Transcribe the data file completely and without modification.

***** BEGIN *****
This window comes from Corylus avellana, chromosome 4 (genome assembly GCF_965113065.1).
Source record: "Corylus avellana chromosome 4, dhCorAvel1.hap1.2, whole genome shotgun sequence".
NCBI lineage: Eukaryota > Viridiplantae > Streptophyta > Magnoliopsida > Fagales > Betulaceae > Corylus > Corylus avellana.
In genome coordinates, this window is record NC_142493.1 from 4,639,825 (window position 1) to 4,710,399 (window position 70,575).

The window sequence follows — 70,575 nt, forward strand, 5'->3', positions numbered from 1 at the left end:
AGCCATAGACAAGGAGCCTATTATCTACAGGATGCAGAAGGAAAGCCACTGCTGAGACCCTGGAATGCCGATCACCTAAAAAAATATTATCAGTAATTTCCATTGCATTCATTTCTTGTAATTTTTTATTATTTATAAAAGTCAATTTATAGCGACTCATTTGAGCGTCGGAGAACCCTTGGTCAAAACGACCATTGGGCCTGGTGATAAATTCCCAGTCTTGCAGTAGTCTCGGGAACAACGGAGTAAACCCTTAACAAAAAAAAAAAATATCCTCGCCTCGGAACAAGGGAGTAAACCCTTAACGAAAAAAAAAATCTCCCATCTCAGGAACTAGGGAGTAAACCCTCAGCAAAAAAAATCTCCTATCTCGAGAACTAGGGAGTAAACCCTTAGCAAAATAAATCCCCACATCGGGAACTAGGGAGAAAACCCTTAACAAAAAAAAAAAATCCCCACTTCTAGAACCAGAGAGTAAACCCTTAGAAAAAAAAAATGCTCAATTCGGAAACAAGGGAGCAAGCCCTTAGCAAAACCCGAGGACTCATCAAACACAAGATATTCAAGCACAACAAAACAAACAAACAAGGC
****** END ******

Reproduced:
This window comes from Corylus avellana, chromosome 4 (genome assembly GCF_965113065.1).
Source record: "Corylus avellana chromosome 4, dhCorAvel1.hap1.2, whole genome shotgun sequence".
NCBI lineage: Eukaryota > Viridiplantae > Streptophyta > Magnoliopsida > Fagales > Betulaceae > Corylus > Corylus avellana.
In genome coordinates, this window is record NC_142493.1 from 4,639,825 (window position 1) to 4,710,399 (window position 70,575).

The window sequence follows — 70,575 nt, forward strand, 5'->3', positions numbered from 1 at the left end:
AGCCATAGACAAGGAGCCTATTATCTACAGGATGCAGAAGGAAAGCCACTGCTGAGACCCTGGAATGCCGATCACCTAAAAAAATATTATCAGTAATTTCCATTGCATTCATTTCTTGTAATTTTTTATTATTTATAAAAGTCAATTTATAGCGACTCATTTGAGCGTCGGAGAACCCTTGGTCAAAACGACCATTGGGCCTGGTGATAAATTCCCAGTCTTGCAGTAGTCTCGGGAACAACGGAGTAAACCCTTAACAAAAAAAAAAAATATCCTCGCCTCGGAACAAGGGAGTAAACCCTTAACGAAAAAAAAAATCTCCCATCTCAGGAACTAGGGAGTAAACCCTCAGCAAAAAAAATCTCCTATCTCGAGAACTAGGGAGTAAACCCTTAGCAAAATAAATCCCCACATCGGGAACTAGGGAGAAAACCCTTAACAAAAAAAAAAAATCCCCACTTCTAGAACCAGAGAGTAAACCCTTAGAAAAAAAAAATGCTCAATTCGGAAACAAGGGAGCAAGCCCTTAGCAAAACCCGAGGACTCATCAAACACAAGATATTCAAGCACAACAAAACAAACAAACAAGGC